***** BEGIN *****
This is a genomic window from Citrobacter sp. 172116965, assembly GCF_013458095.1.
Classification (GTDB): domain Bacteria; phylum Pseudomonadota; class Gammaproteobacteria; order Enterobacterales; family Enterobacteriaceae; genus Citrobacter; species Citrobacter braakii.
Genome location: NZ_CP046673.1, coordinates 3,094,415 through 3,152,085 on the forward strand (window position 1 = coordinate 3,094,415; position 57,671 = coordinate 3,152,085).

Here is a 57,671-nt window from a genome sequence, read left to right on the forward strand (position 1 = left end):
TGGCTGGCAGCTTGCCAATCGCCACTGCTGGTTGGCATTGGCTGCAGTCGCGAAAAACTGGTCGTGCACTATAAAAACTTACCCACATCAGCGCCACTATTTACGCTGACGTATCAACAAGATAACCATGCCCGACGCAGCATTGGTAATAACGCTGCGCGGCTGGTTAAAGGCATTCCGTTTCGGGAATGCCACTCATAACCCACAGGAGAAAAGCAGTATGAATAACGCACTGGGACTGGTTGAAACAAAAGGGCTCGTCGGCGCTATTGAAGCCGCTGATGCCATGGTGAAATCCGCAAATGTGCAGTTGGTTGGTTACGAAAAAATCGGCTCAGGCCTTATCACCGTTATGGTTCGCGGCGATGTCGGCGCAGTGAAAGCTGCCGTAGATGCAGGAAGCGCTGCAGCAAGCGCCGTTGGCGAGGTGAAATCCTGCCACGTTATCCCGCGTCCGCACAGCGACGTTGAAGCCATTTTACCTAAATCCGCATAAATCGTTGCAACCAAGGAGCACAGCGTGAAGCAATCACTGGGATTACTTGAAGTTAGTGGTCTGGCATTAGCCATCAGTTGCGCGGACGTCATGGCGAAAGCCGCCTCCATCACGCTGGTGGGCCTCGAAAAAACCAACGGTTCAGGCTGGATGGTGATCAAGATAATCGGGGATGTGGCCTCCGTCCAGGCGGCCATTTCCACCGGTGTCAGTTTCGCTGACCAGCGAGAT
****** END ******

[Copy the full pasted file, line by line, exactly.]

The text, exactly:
This is a genomic window from Citrobacter sp. 172116965, assembly GCF_013458095.1.
Classification (GTDB): domain Bacteria; phylum Pseudomonadota; class Gammaproteobacteria; order Enterobacterales; family Enterobacteriaceae; genus Citrobacter; species Citrobacter braakii.
Genome location: NZ_CP046673.1, coordinates 3,094,415 through 3,152,085 on the forward strand (window position 1 = coordinate 3,094,415; position 57,671 = coordinate 3,152,085).

Here is a 57,671-nt window from a genome sequence, read left to right on the forward strand (position 1 = left end):
TGGCTGGCAGCTTGCCAATCGCCACTGCTGGTTGGCATTGGCTGCAGTCGCGAAAAACTGGTCGTGCACTATAAAAACTTACCCACATCAGCGCCACTATTTACGCTGACGTATCAACAAGATAACCATGCCCGACGCAGCATTGGTAATAACGCTGCGCGGCTGGTTAAAGGCATTCCGTTTCGGGAATGCCACTCATAACCCACAGGAGAAAAGCAGTATGAATAACGCACTGGGACTGGTTGAAACAAAAGGGCTCGTCGGCGCTATTGAAGCCGCTGATGCCATGGTGAAATCCGCAAATGTGCAGTTGGTTGGTTACGAAAAAATCGGCTCAGGCCTTATCACCGTTATGGTTCGCGGCGATGTCGGCGCAGTGAAAGCTGCCGTAGATGCAGGAAGCGCTGCAGCAAGCGCCGTTGGCGAGGTGAAATCCTGCCACGTTATCCCGCGTCCGCACAGCGACGTTGAAGCCATTTTACCTAAATCCGCATAAATCGTTGCAACCAAGGAGCACAGCGTGAAGCAATCACTGGGATTACTTGAAGTTAGTGGTCTGGCATTAGCCATCAGTTGCGCGGACGTCATGGCGAAAGCCGCCTCCATCACGCTGGTGGGCCTCGAAAAAACCAACGGTTCAGGCTGGATGGTGATCAAGATAATCGGGGATGTGGCCTCCGTCCAGGCGGCCATTTCCACCGGTGTCAGTTTCGCTGACCAGCGAGAT